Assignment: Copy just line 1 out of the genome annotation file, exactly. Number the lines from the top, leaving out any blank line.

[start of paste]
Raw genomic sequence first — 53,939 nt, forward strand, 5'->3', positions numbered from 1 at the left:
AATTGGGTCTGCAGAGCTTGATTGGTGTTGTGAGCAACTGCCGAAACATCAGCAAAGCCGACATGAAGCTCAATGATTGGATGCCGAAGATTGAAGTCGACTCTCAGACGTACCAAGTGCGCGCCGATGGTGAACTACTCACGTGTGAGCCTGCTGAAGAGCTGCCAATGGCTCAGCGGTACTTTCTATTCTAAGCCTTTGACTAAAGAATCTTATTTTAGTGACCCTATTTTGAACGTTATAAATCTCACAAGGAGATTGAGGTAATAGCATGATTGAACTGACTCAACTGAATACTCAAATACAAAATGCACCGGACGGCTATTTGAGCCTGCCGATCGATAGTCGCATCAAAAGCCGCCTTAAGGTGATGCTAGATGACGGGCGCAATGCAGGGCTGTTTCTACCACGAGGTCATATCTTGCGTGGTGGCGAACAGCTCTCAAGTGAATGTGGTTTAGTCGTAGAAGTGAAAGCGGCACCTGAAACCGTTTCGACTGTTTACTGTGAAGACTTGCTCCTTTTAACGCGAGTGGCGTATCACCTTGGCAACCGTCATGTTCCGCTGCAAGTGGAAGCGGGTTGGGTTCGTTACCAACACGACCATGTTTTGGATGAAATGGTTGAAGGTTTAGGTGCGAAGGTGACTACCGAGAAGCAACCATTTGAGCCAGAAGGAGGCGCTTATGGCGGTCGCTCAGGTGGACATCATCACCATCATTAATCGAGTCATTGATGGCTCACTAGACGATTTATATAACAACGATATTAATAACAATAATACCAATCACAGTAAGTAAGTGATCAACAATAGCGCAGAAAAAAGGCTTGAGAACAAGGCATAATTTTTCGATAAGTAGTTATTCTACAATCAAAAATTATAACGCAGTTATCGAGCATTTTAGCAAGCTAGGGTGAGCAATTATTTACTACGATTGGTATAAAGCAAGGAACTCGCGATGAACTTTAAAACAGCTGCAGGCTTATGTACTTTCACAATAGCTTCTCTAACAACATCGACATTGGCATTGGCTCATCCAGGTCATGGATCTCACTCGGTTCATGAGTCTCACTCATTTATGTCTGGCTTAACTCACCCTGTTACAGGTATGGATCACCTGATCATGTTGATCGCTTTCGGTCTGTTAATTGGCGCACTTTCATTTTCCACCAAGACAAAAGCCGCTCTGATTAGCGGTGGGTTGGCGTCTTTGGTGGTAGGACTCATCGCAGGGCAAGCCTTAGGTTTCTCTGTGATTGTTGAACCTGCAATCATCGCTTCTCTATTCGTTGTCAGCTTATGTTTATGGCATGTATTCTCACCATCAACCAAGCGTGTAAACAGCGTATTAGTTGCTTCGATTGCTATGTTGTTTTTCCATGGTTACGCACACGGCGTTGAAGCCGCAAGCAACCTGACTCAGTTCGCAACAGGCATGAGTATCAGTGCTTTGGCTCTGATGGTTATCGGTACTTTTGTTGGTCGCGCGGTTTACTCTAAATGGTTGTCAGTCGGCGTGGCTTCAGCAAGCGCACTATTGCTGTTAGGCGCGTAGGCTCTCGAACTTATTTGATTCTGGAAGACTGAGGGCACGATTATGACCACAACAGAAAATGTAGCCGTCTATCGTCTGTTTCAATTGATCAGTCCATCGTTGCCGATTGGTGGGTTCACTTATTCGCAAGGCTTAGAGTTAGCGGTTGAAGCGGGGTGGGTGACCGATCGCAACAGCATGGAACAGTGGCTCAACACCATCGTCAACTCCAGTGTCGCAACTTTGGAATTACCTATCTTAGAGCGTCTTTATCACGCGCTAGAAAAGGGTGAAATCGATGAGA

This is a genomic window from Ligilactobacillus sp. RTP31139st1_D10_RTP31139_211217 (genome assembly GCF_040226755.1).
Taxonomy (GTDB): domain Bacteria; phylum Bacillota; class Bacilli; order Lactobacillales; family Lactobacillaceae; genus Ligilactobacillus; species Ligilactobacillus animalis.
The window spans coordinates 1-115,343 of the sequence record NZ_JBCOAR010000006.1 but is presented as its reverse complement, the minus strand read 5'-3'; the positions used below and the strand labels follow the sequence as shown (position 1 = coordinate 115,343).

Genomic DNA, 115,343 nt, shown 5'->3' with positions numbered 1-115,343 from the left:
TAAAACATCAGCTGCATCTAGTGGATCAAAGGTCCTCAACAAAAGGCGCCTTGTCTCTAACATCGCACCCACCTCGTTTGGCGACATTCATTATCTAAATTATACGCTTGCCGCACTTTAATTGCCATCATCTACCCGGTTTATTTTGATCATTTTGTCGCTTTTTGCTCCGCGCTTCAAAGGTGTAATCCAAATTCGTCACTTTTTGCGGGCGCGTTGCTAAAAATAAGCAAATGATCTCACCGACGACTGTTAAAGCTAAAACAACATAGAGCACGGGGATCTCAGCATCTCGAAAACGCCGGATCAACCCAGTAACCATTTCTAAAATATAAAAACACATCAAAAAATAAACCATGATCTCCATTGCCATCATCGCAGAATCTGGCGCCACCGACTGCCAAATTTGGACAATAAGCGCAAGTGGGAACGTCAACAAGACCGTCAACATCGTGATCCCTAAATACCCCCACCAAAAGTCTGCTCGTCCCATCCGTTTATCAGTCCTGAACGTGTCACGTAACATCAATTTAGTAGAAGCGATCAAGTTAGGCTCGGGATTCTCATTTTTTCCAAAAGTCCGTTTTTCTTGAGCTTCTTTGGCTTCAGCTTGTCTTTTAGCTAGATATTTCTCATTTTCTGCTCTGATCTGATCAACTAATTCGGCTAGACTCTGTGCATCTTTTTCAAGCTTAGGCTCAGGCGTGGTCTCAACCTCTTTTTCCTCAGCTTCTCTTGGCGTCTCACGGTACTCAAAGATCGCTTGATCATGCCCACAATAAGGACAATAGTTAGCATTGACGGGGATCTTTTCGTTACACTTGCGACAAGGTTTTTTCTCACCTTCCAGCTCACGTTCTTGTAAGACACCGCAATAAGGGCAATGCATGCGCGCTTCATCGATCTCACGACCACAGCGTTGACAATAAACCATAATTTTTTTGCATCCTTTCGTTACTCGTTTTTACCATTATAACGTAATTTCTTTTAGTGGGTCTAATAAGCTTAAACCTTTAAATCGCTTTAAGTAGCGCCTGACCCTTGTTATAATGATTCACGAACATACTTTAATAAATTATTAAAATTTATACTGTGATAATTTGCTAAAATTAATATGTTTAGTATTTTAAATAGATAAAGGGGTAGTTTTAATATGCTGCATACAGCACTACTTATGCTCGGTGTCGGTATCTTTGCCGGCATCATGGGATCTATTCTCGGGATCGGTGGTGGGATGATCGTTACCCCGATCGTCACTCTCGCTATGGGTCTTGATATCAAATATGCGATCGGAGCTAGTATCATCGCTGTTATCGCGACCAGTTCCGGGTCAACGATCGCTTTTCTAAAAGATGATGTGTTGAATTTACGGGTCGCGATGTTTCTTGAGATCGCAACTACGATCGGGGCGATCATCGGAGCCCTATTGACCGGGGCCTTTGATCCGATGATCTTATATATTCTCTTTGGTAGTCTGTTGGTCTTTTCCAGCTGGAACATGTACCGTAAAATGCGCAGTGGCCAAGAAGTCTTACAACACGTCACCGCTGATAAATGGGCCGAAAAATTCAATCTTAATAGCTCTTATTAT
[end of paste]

Raw genomic sequence first — 53,939 nt, forward strand, 5'->3', positions numbered from 1 at the left: